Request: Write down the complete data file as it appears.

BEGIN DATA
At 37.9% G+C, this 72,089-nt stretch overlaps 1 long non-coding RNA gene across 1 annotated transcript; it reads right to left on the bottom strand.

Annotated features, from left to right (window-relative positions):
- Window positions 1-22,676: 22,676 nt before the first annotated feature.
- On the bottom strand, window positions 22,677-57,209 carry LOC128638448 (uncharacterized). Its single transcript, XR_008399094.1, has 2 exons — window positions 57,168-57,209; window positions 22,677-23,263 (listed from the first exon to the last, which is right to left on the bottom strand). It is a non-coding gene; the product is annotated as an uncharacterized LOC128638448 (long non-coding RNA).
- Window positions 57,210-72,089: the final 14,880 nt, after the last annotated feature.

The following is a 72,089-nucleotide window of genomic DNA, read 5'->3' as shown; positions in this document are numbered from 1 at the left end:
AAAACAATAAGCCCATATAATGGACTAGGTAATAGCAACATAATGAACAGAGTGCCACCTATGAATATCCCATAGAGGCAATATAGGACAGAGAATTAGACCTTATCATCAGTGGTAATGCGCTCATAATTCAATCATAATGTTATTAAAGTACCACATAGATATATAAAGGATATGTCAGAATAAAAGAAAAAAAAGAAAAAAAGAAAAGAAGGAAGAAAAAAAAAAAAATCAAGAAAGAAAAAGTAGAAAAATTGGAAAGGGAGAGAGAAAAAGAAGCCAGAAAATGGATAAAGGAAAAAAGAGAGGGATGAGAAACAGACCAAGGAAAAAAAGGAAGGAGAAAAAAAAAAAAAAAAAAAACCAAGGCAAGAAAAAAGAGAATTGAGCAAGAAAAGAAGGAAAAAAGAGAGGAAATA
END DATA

At 37.9% G+C, this 72,089-nt stretch overlaps 1 long non-coding RNA gene across 1 annotated transcript; it reads right to left on the bottom strand.

Annotated features, from left to right (window-relative positions):
- Window positions 1-22,676: 22,676 nt before the first annotated feature.
- On the bottom strand, window positions 22,677-57,209 carry LOC128638448 (uncharacterized). Its single transcript, XR_008399094.1, has 2 exons — window positions 57,168-57,209; window positions 22,677-23,263 (listed from the first exon to the last, which is right to left on the bottom strand). It is a non-coding gene; the product is annotated as an uncharacterized LOC128638448 (long non-coding RNA).
- Window positions 57,210-72,089: the final 14,880 nt, after the last annotated feature.

The following is a 72,089-nucleotide window of genomic DNA, read 5'->3' as shown; positions in this document are numbered from 1 at the left end:
AAAACAATAAGCCCATATAATGGACTAGGTAATAGCAACATAATGAACAGAGTGCCACCTATGAATATCCCATAGAGGCAATATAGGACAGAGAATTAGACCTTATCATCAGTGGTAATGCGCTCATAATTCAATCATAATGTTATTAAAGTACCACATAGATATATAAAGGATATGTCAGAATAAAAGAAAAAAAAGAAAAAAAGAAAAGAAGGAAGAAAAAAAAAAAAATCAAGAAAGAAAAAGTAGAAAAATTGGAAAGGGAGAGAGAAAAAGAAGCCAGAAAATGGATAAAGGAAAAAAGAGAGGGATGAGAAACAGACCAAGGAAAAAAAGGAAGGAGAAAAAAAAAAAAAAAAAAAACCAAGGCAAGAAAAAAGAGAATTGAGCAAGAAAAGAAGGAAAAAAGAGAGGAAATA